Attractions of the Sunshine Coast
Tuesday, 1st November 2016
Originally published on: 2016-10-08 18:30 by Ra-ees Moerat
Cape Town - The stellar route amongst all Eastern Cape routes has to be the Sunshine Coast. This route sees the sights of the coastline between Port Elizabeth and East London, where you travel along coastal destinations and a number of villages such as, Colchester, Bathurst, Alexandria, Kenton-on-Sea, Port Alfred and Kidd’s Beach.
This unique route’s most striking attraction is the spectacular sandy coastline, consisting of a variety of river channel connections, resorts and great activities for everyone to enjoy along the way. It is regarded as the ideal route to explore authentic beach and bush experiences, with an array of game reserves in close proximity too.
Then, there are also the thrills of seeing dolphins and whales from the shoreline, hiking, biking and 4x4 trails all adding to this thriving adventure route.
In addition to the beach and adventure experience, there are many monuments and historical elements on the Sunshine Coast and its surrounding areas… key attractions that make complete sense, as well as a few totally random ones that literally make you go, WTF?
Here are some of the key attractions that you might bump into along the Sunshine Coast:
Kick off at East London!
1. The City Hall - Located in East London
The foundation stone of this impeccable vintage, stately City Hall was laid in 1897. The building was patently constructed in Victorian Renaissance style, with the use of marble for the striking staircase that was specially imported from Carrar in Italy.
In front of the East London City Hall, a proud, memorial statue of Steve Biko stands tall. Biko was a prominent anti-apartheid activist who was murdered during his period in police custody.
Apart from this building being a symbol of history, the town’s Visitors Information Bureau is also situated inside and the building itself is a leading attraction for locals, as well as tourists.
2. Keiskamma Art Destination - Located in Hamburg
Hamburg, located approximately one hour down the coast from East London, is home to the extraordinary Keiskamma Trust’s Art Project. The beauty of the art created at this venue, may distract you from the fact that it is a fragment of a prevailing social upliftment project.
The art pieces being produced at Keiskamma are so epic, as it involves historical story-telling on a high level, that the ‘tapestries’ can be seen in permanent displays in museums and art galleries… even in the South African Parliament! This certainly is a prestigious attraction on the Sunshine Coast.
There is a connecting point on the Sunshine Coast Route at Port Alfred that diverts inland, directly to Grahamstown... along the way you'll pass the small town of Bathurst.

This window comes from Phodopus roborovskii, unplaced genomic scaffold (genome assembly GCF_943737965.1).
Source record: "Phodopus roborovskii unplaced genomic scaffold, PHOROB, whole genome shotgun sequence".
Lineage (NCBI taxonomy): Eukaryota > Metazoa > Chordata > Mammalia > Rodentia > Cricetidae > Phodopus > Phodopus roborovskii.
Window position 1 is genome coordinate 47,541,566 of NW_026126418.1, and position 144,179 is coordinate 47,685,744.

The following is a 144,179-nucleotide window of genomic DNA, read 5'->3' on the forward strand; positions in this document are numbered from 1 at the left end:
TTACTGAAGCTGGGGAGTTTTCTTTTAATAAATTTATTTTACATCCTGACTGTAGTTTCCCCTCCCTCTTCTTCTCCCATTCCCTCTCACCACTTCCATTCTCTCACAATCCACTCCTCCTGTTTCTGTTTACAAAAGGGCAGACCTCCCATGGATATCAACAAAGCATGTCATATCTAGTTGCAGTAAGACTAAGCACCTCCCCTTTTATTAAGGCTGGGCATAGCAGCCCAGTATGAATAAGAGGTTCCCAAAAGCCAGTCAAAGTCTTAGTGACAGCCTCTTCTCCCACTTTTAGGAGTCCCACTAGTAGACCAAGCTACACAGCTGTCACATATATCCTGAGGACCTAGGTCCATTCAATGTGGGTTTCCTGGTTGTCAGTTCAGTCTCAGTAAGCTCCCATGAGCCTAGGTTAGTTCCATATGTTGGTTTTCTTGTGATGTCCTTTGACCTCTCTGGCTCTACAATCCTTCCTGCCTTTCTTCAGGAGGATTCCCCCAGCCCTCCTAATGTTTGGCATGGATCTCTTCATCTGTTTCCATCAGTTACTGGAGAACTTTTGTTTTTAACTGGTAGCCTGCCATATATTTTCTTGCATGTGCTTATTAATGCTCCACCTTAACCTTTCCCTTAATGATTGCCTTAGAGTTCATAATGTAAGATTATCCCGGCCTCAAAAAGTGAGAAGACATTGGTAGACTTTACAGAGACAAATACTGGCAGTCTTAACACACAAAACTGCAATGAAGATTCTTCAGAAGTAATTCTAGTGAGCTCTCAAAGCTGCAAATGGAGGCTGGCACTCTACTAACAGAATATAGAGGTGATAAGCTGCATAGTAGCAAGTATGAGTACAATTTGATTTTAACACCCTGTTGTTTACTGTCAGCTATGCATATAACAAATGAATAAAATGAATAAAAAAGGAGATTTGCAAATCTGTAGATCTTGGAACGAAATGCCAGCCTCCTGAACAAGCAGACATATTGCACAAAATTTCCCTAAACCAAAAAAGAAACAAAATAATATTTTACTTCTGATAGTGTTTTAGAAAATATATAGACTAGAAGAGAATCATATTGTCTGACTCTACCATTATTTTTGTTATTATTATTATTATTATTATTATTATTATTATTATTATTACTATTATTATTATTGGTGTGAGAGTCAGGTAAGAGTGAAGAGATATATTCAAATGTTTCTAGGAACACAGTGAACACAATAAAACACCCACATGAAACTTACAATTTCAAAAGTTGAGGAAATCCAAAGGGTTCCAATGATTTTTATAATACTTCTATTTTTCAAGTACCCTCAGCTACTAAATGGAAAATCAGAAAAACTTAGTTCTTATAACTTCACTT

3. The Big Pineapple - Located on route between Port Alfred and Grahamstown in Bathurst
Ladies and gentlemen, allow me to introduce you to the largest artificial pineapple in the world! This 16.7 metre high attraction overpowers the landscape for miles! Located in Bathurst, known as ‘pineapple country’, this gigantic piece of citrus bears testimony to it. At this prominent attraction on the Sunshine Coast, you’ll find yummy pineapple products and curios inside that people travel from afar to indulge in. You can also climb to the very top of the pineapple for breathtaking views and of course, a priceless selfie!
4. Cathedral of St. Michael and George - Located in Grahamstown
This is a must-see (and slight divert off the main route) for anyone who wishes to get the most out of their Sunshine Coast trip!
It is not ironic that this town is nicknamed, 'The City of Saints'… it must’ve been dubbed deliberately as Grahamstown is home to a remarkable, over 40 religious buildings! The city's most famous attraction… the Cathedral of St. Michael and St. George of course, boasting with the tallest spire in South Africa at 53.6 metres, that is 176 feet high!
The construction of this distinctive Anglican cathedral started as early as 1824 and was first put in use in 1830. At the time, the building served as refuge destination for women and kids during the Xhosa Wars. What’s fascinating about this attraction is that it is the first church to have hung church bells in Africa, which was in 1879.
Get back to the coast!
From Grahamstown, get back to the coastline by jumping on the R343, passing through Salem.
5. Sandbar Floating Restaurant - located in Kenton-on-Sea
Wait… let’s all just pause for a second… how cool is this? A floating restaurant!
The design and atmosphere surrounding this unique restaurant is somewhat rustic, welcoming and really cosy. People come to this restaurant from all over, not only because of the float factor, but also to enjoy the breath-taking views of the surrounding river and Eastern Cape Bushveld.
In the vicinity of the Sandbar Floating Restaurant, there’s a large number of bird species that would usually show-off to the restaurant’s guests. The Cape clawless otter too, is huge fan of the restaurant and known for entertaining the restaurant’s guests.
6. The Horse Memorial - Located in Port Elizabeth
This is probably the most heartfelt local and tourist attraction in Port Elizabeth… The Horse Memorial, which is dedicated to the hundreds of thousands of horses that were translocated to PE during the Anglo-Boer War between 1899 and 1902… yes, you read correctly… a memorial dedicated to horses.
Many of these horses who were transported here died en-route, some while being offloaded on the docks and many more others in combat. It is definitely one of those sites that you have to visit in order to really get in-touch with part of SA’s history.
Article courtesy of Traveller24News: